Iowans will likely elect record number of women lawmakers in 2018

A record number of women running for office in Iowa this year has translated into a record number of women who will appear on our state’s general election ballot. Iowa State University’s Carrie Chapman Catt Center for Women and Politics noted that 85 women (86 percent of female candidates on Iowa’s primary ballot) won their party’s nominations yesterday.

More women than ever will likely win Iowa House seats this November (current number: 28 out of 100). Female representation will almost certainly increase in the state Senate too and could exceed the previous record (ten out of 50 senators in 2013-2014). Follow me after the jump for details.

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Majority makers: 15 districts that will determine control of the Iowa House

Josh Hughes is a Drake University undergraduate and vice president of the I-35 school board. -promoted by desmoinesdem

There’s no question about it– 2018 is shaping up to be one of the most Democratic election years in nearly a decade. Polling and special election results all point to a significant advantage for Democrats in both voter preference and enthusiasm. It’s enough for most experts to consider the U.S. House a “tossup,” which is remarkable considering the gerrymandered playing field Democrats must compete on. Such a national political environment points to only one thing– the Iowa House of Representatives is in play too.

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Flip the Iowa House

A view from the trenches by Christine Lewers, an organizer of a new group working to help Democratic candidates win Republican-held Iowa House districts. -promoted by desmoinesdem

Most Iowans don’t know who David Reid is. I didn’t either, until last spring, when the national Sister District Project sent an e-mail asking me to contribute to his campaign. I sent $20 and forgot about Reid until November 7, 2017, when Democrats in Virginia won fifteen Republican-held seats in the Virginia House of Delegates. Reid’s win was among them.

That got me wondering. Why not do the same thing in Iowa? The Sister District idea is to move resources from safe blue regions of the country to places where it can have the most impact: state legislative races where a Democratic challenger is taking on an incumbent in a flippable district.

Unfortunately, Iowa is not currently a focus of Sister District’s 2018 political strategy. That shouldn’t stop Iowa’s Democrats from building a similar strategy to help win back the state House themselves. I’m part of a politically active group of friends, neighbors and family that during the past year has marched and protested and called and more. None of that is enough. Democrats must win elections.

That’s why my group and I started Flip It Iowa.

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Prospects for increasing diversity in the Iowa legislature (post-filing edition)

Now that the deadline to compete in the Democratic or Republican primaries has passed, the field of candidates is set in most of the 100 Iowa House districts and 25 Iowa Senate districts that will be on the ballot this fall.

It’s time for a first look at chances to increase diversity in the state legislature for the next two years. The proportion of white lawmakers is unlikely to change, while the proportion of women could move in either direction.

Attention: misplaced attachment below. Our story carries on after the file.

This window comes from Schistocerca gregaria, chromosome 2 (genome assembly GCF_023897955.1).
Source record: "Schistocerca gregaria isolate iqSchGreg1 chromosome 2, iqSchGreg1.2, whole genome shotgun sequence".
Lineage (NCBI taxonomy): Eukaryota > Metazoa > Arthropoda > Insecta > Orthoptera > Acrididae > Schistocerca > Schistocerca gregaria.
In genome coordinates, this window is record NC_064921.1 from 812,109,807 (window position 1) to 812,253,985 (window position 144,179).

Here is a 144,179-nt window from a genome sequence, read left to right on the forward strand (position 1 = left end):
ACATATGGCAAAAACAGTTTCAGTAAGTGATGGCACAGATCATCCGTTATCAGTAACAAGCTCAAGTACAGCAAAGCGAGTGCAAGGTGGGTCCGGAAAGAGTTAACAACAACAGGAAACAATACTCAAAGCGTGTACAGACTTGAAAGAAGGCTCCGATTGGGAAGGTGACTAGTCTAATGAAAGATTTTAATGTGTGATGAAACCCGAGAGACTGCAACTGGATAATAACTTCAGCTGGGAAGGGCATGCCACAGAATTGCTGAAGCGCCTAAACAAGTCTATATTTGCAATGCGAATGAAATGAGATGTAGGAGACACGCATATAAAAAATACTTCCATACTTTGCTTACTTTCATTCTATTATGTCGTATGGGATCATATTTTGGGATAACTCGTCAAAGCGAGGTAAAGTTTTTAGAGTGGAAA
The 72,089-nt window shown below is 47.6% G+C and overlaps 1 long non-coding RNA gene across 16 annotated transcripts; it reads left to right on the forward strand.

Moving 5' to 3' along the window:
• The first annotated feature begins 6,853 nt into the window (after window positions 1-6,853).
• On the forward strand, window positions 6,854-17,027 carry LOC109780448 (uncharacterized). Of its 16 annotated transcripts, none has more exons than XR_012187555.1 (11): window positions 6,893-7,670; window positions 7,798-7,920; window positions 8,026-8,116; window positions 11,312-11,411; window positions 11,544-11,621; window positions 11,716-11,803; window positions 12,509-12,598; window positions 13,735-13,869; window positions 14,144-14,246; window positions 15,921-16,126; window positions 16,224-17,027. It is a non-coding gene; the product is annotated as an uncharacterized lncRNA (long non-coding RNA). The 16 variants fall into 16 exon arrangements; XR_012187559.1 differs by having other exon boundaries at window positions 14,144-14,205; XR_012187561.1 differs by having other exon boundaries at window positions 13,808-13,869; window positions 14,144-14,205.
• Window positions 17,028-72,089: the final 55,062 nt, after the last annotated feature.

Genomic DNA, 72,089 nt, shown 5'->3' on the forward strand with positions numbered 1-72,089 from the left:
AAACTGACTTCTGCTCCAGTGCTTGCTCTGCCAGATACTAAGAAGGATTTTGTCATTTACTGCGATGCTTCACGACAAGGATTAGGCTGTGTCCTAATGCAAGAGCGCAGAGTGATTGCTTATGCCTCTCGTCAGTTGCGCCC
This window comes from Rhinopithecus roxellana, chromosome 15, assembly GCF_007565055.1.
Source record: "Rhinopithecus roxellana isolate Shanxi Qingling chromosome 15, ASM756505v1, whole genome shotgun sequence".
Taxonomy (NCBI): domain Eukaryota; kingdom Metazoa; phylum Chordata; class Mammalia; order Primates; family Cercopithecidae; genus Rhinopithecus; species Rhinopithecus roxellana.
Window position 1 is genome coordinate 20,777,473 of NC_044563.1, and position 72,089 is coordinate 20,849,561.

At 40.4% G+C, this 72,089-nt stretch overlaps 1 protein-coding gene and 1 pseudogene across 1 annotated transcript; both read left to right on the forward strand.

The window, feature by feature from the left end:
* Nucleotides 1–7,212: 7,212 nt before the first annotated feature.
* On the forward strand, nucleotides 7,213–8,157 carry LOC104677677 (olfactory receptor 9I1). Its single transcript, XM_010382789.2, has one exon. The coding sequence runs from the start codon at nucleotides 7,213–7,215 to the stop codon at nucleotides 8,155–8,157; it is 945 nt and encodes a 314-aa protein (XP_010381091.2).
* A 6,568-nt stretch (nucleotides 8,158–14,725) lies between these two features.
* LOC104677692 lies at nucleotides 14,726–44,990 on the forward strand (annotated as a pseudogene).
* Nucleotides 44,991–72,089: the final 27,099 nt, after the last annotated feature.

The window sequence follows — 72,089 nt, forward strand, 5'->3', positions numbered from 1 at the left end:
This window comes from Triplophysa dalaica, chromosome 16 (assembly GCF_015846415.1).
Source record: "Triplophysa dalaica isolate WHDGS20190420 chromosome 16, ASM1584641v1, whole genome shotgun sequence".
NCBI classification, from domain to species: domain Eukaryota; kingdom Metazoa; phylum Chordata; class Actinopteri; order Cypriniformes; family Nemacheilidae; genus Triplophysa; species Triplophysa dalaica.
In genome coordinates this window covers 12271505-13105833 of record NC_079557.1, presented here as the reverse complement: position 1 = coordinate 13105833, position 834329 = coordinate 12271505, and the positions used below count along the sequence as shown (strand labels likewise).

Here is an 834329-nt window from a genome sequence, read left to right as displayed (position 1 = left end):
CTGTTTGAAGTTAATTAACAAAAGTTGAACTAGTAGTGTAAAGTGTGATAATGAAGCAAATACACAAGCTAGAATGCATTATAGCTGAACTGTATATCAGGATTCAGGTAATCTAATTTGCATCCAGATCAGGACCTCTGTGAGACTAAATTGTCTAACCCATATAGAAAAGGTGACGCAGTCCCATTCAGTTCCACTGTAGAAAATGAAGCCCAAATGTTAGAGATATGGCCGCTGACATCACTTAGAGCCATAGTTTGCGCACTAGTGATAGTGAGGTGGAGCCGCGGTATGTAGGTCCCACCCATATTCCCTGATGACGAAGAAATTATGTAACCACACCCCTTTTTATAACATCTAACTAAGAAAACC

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Linda Miller retiring, opening up Iowa House district 94

Five-term State Representative Linda Miller will not seek re-election in 2016, Ed Tibbetts reported for the Quad-City Times on October 1. Since Republicans regained an Iowa House majority in 2010, Miller has chaired the Human Resources Committee. She told Tibbetts she wants to retire in order to spend more time with her grandchildren.

Miller represents Iowa House district 94, covering part of the Quad Cities area in Scott County. I’ve enclosed a district map after the jump. The seat leans strongly to the GOP, with 5,520 active registered Democrats, 8,403 Republicans, and 9,608 no-party voters, according to the latest figures from the Iowa Secretary of State’s office. Mitt Romney won nearly 54 percent of the vote in the district in 2012, and Joni Ernst won nearly 58 percent here in last year’s U.S. Senate race. So while Democrats should always contest an open state legislative district, Republicans will be favored to hold Miller’s seat.

The GOP primary to replace Miller bears watching. Tibbetts reported that Bettendorf alderman Gary Mohr will run for this seat, but I doubt he will get a free pass. Scott County Republicans don’t shy away from competitive primaries. Miller knocked off State Representative Joe Hutter here in the 2006 GOP primary, the same year Dave Hartsuch beat sitting State Senator Maggie Tinsman in the Iowa Senate district that covers this area. Hartsuch served a term but lost the 2010 GOP primary to Roby Smith.

I give Miller credit for announcing her plans so early. One of my pet peeves–too common in Iowa on both sides of the aisle–is when entrenched state legislative incumbents keep their retirement plans secret until a day or two before the March filing deadline. In that scenario, only a hand-picked successor or tipped-off party insider has time to reflect on a possible candidacy. Other politically active, talented people in the district might be able to scramble for 50 signatures in a day to submit the necessary paperwork, but they would lack the ability to talk over such a big decision with friends and family.  

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